Friday, September 10, 2010

Dreadful Moments and Easy Fixes

Ah, sucking up free WiFi at Starbucks on a Wednesday morning! Waiting here for the 1 PM bus to Tiny Town, I take advantage of the moment and the caffeine buzz to write to you, dear Reader.

With my bad attitude as expressed in my last entry here, it should come as no surprise that when I arrived in New York City yesterday morning I was confronted by a series of dreadful moments. Yes, I take some responsibility for it, and I suspect that with my own dread and loathing I actually conjured these moments into being.

First Dreadful Moment: The Chinese girl in the "Quiet Car" on the NJ Transit 8:32 to Penn Station who talked the entire time on her cell phone, palidly and smilingly immune to all requests to desist. How can this be?!?!

Drawing: Maurice Sendak
Second Dreadful Moment: Immediately upon arrival at the station, there he was, The Massive Sweating Fat Man, looking much like the scary nurse-baby from Maurice Sendack's Higgledy Piggedy Pop who screamed "No Eat!".  He descended the wrong side of the stairway and (I kid you not) actively tried to block me like a defensive guard as I tried to ascend. He moved to the left when I did and to the right when I did, all the while grinning and looking me directly in the eyes. "Walk to the right", I muttered. "Who made THAT rule!" he bellowed, "YOU?"

Third Dreadful Moment: Getting off the A train in Harlem where, walking up the three flights of stairs to the surface I encountered various discouraging artifacts in this order: a poo-laden diaper on the stairs; a wild-eyed man approaching people for "fity-fi' cent t'git tuh Brooklyn"; and finally a raggedy man stinking up a cloud of funk while screaming curses at the ghosts of his id who apparently inhabited the darkened, closed token booth.

Yeah, I know. This kind of whining ain't the best propaganda to sell my apartment. It is however apparent that even if I take a karmic approach to it, these sort of incidents are more numerous in New York City than elsewhere. That is, while I know that the better frame of mind I'm in the better things seem to go, I do not believe that this sort of machine gun-like spray of ugly moments will be apt to occur in, say, Woodstock. Any Woodstock. Anywhere.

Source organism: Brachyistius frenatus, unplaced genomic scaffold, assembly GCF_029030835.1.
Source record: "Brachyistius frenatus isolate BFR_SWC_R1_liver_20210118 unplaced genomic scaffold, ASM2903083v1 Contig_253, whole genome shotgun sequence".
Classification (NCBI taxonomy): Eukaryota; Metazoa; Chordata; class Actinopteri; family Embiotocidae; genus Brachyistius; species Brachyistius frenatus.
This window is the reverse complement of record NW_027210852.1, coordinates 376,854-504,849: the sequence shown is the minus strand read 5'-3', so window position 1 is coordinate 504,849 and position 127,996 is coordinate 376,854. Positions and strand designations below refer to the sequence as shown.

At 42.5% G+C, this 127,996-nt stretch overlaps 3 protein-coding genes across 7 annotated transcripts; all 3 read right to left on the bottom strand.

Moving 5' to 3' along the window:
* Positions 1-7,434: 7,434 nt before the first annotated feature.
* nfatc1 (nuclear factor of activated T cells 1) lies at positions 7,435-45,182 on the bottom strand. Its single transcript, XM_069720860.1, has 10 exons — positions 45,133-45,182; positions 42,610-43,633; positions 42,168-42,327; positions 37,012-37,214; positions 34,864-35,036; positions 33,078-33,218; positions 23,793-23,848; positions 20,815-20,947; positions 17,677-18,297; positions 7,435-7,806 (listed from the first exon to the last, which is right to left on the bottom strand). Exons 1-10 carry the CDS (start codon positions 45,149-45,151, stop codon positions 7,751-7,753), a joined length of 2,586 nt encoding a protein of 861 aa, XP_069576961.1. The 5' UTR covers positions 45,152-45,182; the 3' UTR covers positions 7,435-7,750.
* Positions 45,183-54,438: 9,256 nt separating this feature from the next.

So, as I sit here in Starbucks drinking yet another completely unnecessary cup of coffee and about to make my weekly escape to Tiny Town, I decided to write down a few suggestions for you, New York City, a few ideas that might pretty you up a bit and minimize disturbing moments.  I have a sense that if I put it out there you may actually take my advice, like you did when I started talking up putting estimated train arrival times on the electronic message boards that were already installed on subway platforms like they've done in Europe for decades already.  My suggestions are simple ones, mostly using existing resources, mostly already done in other places, that would make you a better place to be. Take heed New York: Your future depends upon it.

Suggestion #1: In high-traffic areas, paint the word "DOWN" on the right hand side of staircases that go down, and "UP" on the right hand side of staircases going up.  Paint the "DO NOT ENTER" symbol on the sides where you should not walk going in either direction. Do this in subway stations and all other major points of public population concentration. I guarantee that over time this will absolutely diminish the number of people walking the wrong way, diminish angry encounters and provide moral support for those who try to move correctly in tight spaces.

Suggestion #2: Put up signs at the bottom of escalators that say "Stand to the right." Obvious.

Suggestion #3: Oh, by the way, fix the escalators. Persistently broken escalators and elevators is not only discouraging and depressing to all and mean to people with baby carriages, but it's also in violation of the Disability Discrimination Act, 4.7, which states that: "From 1st October 1999 a service provider has to take reasonable steps to change a practice which makes it unreasonably difficult for difficult for disabled people to make use of its services." Let me tell you, when Exile's left knee was messed up and she was swinging around on crutches, walking up three flights of stairs to get to the surface from the D train seemed "unreasonably difficult", provoking tears on several occasions. The escalator going to and from the D train platform at 34th Street was broken for over a year! Does this seem "reasonable" to you?